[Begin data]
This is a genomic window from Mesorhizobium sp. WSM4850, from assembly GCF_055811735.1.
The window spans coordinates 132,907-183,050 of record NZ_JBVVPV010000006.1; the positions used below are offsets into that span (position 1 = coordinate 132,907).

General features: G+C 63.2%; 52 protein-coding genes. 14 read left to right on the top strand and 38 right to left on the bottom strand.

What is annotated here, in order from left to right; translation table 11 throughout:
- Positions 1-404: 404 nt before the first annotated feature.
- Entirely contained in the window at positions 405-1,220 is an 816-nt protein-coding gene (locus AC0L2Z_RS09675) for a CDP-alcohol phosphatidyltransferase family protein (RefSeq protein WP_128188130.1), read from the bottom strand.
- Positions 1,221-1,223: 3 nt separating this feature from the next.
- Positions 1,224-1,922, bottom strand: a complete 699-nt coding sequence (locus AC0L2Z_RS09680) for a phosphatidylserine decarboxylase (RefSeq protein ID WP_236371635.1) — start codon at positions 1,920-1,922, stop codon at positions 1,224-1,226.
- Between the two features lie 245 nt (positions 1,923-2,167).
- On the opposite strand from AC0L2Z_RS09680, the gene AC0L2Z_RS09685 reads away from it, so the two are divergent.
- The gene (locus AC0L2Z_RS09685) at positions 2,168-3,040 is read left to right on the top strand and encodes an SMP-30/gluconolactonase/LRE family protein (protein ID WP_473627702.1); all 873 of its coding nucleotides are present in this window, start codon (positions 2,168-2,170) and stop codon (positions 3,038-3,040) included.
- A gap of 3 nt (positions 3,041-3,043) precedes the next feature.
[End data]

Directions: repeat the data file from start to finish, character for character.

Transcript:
This is a genomic window from Mesorhizobium sp. WSM4850, from assembly GCF_055811735.1.
The window spans coordinates 132,907-183,050 of record NZ_JBVVPV010000006.1; the positions used below are offsets into that span (position 1 = coordinate 132,907).

General features: G+C 63.2%; 52 protein-coding genes. 14 read left to right on the top strand and 38 right to left on the bottom strand.

What is annotated here, in order from left to right; translation table 11 throughout:
- Positions 1-404: 404 nt before the first annotated feature.
- Entirely contained in the window at positions 405-1,220 is an 816-nt protein-coding gene (locus AC0L2Z_RS09675) for a CDP-alcohol phosphatidyltransferase family protein (RefSeq protein WP_128188130.1), read from the bottom strand.
- Positions 1,221-1,223: 3 nt separating this feature from the next.
- Positions 1,224-1,922, bottom strand: a complete 699-nt coding sequence (locus AC0L2Z_RS09680) for a phosphatidylserine decarboxylase (RefSeq protein ID WP_236371635.1) — start codon at positions 1,920-1,922, stop codon at positions 1,224-1,226.
- Between the two features lie 245 nt (positions 1,923-2,167).
- On the opposite strand from AC0L2Z_RS09680, the gene AC0L2Z_RS09685 reads away from it, so the two are divergent.
- The gene (locus AC0L2Z_RS09685) at positions 2,168-3,040 is read left to right on the top strand and encodes an SMP-30/gluconolactonase/LRE family protein (protein ID WP_473627702.1); all 873 of its coding nucleotides are present in this window, start codon (positions 2,168-2,170) and stop codon (positions 3,038-3,040) included.
- A gap of 3 nt (positions 3,041-3,043) precedes the next feature.